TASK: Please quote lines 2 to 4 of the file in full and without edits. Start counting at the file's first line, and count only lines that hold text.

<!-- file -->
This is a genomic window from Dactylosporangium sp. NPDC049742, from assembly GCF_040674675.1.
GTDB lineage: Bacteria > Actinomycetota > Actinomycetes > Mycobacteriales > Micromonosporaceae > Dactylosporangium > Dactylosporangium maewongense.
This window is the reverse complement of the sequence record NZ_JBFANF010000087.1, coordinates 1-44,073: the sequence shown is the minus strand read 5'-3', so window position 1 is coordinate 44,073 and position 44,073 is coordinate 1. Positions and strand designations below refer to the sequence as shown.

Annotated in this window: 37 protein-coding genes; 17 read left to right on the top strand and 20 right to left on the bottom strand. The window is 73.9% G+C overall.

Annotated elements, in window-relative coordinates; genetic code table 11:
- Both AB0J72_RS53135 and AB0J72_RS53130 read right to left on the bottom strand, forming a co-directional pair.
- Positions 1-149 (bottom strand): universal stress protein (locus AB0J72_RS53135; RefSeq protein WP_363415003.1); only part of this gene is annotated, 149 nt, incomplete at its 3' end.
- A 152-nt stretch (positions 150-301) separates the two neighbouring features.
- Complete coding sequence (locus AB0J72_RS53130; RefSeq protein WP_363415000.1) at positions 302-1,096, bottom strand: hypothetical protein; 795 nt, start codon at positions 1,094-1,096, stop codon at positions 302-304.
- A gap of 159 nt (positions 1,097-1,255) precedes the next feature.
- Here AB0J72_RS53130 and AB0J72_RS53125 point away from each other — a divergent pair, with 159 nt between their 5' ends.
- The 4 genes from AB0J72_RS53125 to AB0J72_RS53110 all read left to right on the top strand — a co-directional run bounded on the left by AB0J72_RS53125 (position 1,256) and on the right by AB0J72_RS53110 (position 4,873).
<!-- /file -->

GTDB lineage: Bacteria > Actinomycetota > Actinomycetes > Mycobacteriales > Micromonosporaceae > Dactylosporangium > Dactylosporangium maewongense.
This window is the reverse complement of the sequence record NZ_JBFANF010000087.1, coordinates 1-44,073: the sequence shown is the minus strand read 5'-3', so window position 1 is coordinate 44,073 and position 44,073 is coordinate 1. Positions and strand designations below refer to the sequence as shown.

Annotated in this window: 37 protein-coding genes; 17 read left to right on the top strand and 20 right to left on the bottom strand. The window is 73.9% G+C overall.